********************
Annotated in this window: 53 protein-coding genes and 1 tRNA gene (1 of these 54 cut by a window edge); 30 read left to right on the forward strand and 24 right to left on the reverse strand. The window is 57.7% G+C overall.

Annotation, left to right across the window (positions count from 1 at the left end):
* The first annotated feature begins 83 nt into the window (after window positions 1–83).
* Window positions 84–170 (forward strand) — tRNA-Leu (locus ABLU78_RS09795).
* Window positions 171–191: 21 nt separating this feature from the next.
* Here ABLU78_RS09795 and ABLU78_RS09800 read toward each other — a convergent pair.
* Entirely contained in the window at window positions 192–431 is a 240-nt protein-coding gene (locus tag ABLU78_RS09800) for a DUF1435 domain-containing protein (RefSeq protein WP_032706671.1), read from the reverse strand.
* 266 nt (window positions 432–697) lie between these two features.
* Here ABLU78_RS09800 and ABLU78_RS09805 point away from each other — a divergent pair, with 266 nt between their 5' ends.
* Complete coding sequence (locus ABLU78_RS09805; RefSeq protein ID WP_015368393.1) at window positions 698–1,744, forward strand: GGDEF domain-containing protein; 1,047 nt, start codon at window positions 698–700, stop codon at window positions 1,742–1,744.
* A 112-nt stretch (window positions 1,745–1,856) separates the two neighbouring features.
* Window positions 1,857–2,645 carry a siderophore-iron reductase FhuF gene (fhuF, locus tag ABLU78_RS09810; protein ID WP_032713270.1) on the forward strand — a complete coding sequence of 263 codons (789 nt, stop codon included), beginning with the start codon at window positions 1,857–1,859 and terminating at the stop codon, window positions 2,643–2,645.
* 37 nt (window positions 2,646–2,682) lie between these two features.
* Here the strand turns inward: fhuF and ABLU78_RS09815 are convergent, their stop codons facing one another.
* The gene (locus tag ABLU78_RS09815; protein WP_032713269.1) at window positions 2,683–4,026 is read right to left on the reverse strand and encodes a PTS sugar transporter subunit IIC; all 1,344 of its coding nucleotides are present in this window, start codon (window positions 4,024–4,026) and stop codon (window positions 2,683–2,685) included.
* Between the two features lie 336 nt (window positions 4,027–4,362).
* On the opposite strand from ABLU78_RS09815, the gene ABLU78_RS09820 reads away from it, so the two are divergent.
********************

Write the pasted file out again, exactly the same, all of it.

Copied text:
Annotated in this window: 53 protein-coding genes and 1 tRNA gene (1 of these 54 cut by a window edge); 30 read left to right on the forward strand and 24 right to left on the reverse strand. The window is 57.7% G+C overall.

Annotation, left to right across the window (positions count from 1 at the left end):
* The first annotated feature begins 83 nt into the window (after window positions 1–83).
* Window positions 84–170 (forward strand) — tRNA-Leu (locus ABLU78_RS09795).
* Window positions 171–191: 21 nt separating this feature from the next.
* Here ABLU78_RS09795 and ABLU78_RS09800 read toward each other — a convergent pair.
* Entirely contained in the window at window positions 192–431 is a 240-nt protein-coding gene (locus tag ABLU78_RS09800) for a DUF1435 domain-containing protein (RefSeq protein WP_032706671.1), read from the reverse strand.
* 266 nt (window positions 432–697) lie between these two features.
* Here ABLU78_RS09800 and ABLU78_RS09805 point away from each other — a divergent pair, with 266 nt between their 5' ends.
* Complete coding sequence (locus ABLU78_RS09805; RefSeq protein ID WP_015368393.1) at window positions 698–1,744, forward strand: GGDEF domain-containing protein; 1,047 nt, start codon at window positions 698–700, stop codon at window positions 1,742–1,744.
* A 112-nt stretch (window positions 1,745–1,856) separates the two neighbouring features.
* Window positions 1,857–2,645 carry a siderophore-iron reductase FhuF gene (fhuF, locus tag ABLU78_RS09810; protein ID WP_032713270.1) on the forward strand — a complete coding sequence of 263 codons (789 nt, stop codon included), beginning with the start codon at window positions 1,857–1,859 and terminating at the stop codon, window positions 2,643–2,645.
* 37 nt (window positions 2,646–2,682) lie between these two features.
* Here the strand turns inward: fhuF and ABLU78_RS09815 are convergent, their stop codons facing one another.
* The gene (locus tag ABLU78_RS09815; protein WP_032713269.1) at window positions 2,683–4,026 is read right to left on the reverse strand and encodes a PTS sugar transporter subunit IIC; all 1,344 of its coding nucleotides are present in this window, start codon (window positions 4,024–4,026) and stop codon (window positions 2,683–2,685) included.
* Between the two features lie 336 nt (window positions 4,027–4,362).
* On the opposite strand from ABLU78_RS09815, the gene ABLU78_RS09820 reads away from it, so the two are divergent.